The best parts of Popularizing the Past are the archival discoveries of letters from readers, and between editors and writers, showing the nitty-gritty of how this sausage got made – and eaten. It is fascinating to see how the people who ran the ‘Book-of-the-Month Club’ rejected the first volume of Boorstin’s The Americans as being of ‘appeal to the specialized, rather than the general reader’, and to hear how Boorstin and his editors responded. It’s infuriating – but extremely informative – to find out that the publishing house Knopf promoted John Hope Franklin’s From Slavery to Freedom with a blurb from Arthur Schlesinger that lauded the Black historian for writing ‘without a chip on his shoulder’, as part of a campaign to get the book into the hands of as wide a range of readers as possible. And it’s confounding to see that Lerner was asked whether she could include more female ‘villains’ in her books. She declined, saying that women had not had enough power to be villains – an idea carefully examined, and gainsaid, by later scholarship on American white women who were slaveholders and eugenics activists, among other villainous things.

What is missing from Popularizing the Past is discussion of how the changing economies of prestige, in academia and in publishing, have affected the ambitions of academic historians to write ‘for the public’. Often, in this conversation, a material problem gets reframed as one of volition. Witham refers in his introduction and conclusion to Harvard historian and New Yorker writer Jill Lepore’s recent critique of the rest of the members of her profession, who she believes have ceded the ‘work of providing a legible past and a plausible future’ for American readers to the ‘charlatans, stooges, and tyrants’ – people like Glenn Beck and Bill O’Reilly – who regularly send popular histories that are far from academically acceptable up the bestseller lists.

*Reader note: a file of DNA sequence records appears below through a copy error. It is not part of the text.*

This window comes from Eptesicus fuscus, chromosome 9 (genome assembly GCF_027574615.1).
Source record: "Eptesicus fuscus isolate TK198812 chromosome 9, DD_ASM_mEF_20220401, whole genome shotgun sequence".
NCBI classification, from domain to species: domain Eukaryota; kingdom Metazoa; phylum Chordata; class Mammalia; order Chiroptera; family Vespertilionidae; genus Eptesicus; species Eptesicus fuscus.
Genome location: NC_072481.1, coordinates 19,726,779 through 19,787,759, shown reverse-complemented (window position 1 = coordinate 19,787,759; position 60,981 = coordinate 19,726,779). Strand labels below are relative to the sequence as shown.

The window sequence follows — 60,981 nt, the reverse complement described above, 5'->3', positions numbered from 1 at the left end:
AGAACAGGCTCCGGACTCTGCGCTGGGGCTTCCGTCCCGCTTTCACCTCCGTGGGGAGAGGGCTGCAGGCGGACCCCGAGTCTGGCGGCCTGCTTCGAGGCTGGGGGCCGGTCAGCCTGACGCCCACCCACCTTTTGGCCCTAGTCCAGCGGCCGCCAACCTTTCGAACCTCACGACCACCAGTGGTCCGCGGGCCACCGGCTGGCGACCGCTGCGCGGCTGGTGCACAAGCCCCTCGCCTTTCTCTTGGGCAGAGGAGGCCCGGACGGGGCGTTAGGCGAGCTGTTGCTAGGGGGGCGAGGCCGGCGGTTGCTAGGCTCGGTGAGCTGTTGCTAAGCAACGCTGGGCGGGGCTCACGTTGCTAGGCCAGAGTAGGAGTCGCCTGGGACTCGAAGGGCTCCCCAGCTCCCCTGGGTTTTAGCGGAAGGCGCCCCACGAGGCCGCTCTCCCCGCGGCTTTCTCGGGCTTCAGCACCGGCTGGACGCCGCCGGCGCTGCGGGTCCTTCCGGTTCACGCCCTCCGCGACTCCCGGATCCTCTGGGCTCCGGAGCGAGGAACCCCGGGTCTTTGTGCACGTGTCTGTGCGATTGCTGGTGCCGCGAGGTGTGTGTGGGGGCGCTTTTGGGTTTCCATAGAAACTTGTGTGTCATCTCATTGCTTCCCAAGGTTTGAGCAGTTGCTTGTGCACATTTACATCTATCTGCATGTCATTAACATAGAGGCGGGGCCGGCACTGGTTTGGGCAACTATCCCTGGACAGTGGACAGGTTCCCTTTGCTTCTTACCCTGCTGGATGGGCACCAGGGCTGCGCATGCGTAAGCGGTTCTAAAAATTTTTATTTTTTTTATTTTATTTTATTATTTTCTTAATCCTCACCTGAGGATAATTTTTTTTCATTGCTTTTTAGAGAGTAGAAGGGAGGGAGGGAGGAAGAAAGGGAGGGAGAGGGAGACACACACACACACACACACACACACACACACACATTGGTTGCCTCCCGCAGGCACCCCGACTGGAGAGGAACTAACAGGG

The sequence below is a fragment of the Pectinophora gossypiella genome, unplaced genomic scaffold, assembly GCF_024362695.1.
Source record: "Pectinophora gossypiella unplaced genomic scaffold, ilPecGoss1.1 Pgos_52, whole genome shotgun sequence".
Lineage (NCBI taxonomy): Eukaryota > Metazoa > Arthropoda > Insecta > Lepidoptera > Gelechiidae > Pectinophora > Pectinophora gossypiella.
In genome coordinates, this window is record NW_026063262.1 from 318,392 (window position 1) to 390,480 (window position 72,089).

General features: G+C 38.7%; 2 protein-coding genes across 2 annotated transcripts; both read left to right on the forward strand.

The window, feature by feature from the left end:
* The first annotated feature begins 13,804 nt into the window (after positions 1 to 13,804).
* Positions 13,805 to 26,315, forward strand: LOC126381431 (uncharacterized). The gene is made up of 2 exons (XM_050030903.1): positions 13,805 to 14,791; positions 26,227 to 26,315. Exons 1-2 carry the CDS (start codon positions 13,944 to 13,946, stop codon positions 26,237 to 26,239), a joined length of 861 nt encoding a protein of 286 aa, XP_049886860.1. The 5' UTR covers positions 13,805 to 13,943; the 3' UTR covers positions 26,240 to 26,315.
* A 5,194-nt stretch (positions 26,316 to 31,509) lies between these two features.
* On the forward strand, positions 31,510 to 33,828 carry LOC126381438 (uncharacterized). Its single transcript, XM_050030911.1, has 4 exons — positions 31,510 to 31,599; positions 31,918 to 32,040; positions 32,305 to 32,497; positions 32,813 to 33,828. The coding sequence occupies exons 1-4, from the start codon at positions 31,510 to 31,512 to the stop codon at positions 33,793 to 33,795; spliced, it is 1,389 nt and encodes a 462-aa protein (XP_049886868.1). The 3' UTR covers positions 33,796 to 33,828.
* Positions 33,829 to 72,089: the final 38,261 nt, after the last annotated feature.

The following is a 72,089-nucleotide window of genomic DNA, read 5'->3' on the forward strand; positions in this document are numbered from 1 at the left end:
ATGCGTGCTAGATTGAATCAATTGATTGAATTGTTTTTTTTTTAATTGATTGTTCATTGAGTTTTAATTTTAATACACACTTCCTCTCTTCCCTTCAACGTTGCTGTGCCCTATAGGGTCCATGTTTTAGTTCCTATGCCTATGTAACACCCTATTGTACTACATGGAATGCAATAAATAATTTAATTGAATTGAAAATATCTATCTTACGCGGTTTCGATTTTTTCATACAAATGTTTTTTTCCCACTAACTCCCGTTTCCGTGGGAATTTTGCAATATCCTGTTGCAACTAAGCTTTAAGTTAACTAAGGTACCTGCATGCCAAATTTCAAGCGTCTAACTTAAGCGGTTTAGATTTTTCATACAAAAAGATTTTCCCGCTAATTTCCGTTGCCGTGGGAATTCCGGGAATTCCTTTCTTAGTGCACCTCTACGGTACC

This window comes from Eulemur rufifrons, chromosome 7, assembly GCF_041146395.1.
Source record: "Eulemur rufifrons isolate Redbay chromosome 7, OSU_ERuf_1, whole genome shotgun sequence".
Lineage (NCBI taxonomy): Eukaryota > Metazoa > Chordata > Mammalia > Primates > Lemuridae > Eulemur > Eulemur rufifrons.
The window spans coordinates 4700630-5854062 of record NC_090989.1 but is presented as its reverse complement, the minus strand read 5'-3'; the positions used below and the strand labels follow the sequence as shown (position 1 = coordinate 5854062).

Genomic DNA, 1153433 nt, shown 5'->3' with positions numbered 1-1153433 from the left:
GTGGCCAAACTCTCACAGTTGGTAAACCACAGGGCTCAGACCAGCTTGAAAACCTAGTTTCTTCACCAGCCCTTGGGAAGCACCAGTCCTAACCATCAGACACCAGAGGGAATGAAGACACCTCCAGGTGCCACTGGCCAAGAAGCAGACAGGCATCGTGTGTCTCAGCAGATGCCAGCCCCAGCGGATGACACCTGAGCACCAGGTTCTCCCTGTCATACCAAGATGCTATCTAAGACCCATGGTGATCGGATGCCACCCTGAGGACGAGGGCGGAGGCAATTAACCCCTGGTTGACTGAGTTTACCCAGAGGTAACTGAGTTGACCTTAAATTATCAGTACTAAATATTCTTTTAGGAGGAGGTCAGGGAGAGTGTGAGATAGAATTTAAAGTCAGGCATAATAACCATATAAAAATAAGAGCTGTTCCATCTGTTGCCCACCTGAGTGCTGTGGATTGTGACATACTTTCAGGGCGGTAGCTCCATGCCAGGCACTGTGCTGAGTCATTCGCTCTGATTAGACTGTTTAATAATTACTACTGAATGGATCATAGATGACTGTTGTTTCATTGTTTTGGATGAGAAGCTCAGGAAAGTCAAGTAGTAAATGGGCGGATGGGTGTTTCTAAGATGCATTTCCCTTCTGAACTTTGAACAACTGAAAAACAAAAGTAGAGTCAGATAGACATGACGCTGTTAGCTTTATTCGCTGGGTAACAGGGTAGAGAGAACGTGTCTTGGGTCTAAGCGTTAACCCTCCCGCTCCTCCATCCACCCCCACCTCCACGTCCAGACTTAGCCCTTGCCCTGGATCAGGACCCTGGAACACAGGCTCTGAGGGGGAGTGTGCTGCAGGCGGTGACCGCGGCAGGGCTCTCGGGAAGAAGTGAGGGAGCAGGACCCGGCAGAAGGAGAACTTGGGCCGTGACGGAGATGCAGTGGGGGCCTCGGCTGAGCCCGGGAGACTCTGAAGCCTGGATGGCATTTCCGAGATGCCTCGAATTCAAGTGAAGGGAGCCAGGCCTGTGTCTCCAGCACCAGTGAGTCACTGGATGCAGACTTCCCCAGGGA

But, as many historians pointed out in responses to Lepore, American historians are in crisis, with the academic job market in such continuous freefall that to describe it as ‘freefall’ has become a cliché. If you are still hoping for tenure, writing a ‘popular’ history before getting a tenure-track job is perceived, in many departments, as a bad move for an early-career scholar. Meanwhile, available book advances for serious non-fiction are diminishing in scale. Historians reading Witham’s work may sigh in despair upon seeing that Richard Hofstadter got an advance of $270,000 – in 1960s dollars – for a three-volume political history of the American people. When it comes to writing books, job security and financial padding aren’t everything, but they are not nothing, either.

That’s not to mention the biggest question haunting these pages: does anyone even buy, or read, these kinds of books in the digital age? Historians in the US do continue to try to reach mass audiences – on Instagram, TikTok, Twitter and all the Twitter clones; by starting podcasts and blogs; by writing for online outlets and newspapers; and through the number one forum for ‘popularization’, the place where they can probably be the most effective of all: the classroom. New laws against teaching Critical Race Theory are making that last more difficult for academics in many Republican-controlled states. With all of this going on, a debate over academic historians’ obligations to produce sound, readable popular history, in book format, feels like an artefact of a different, gentler time.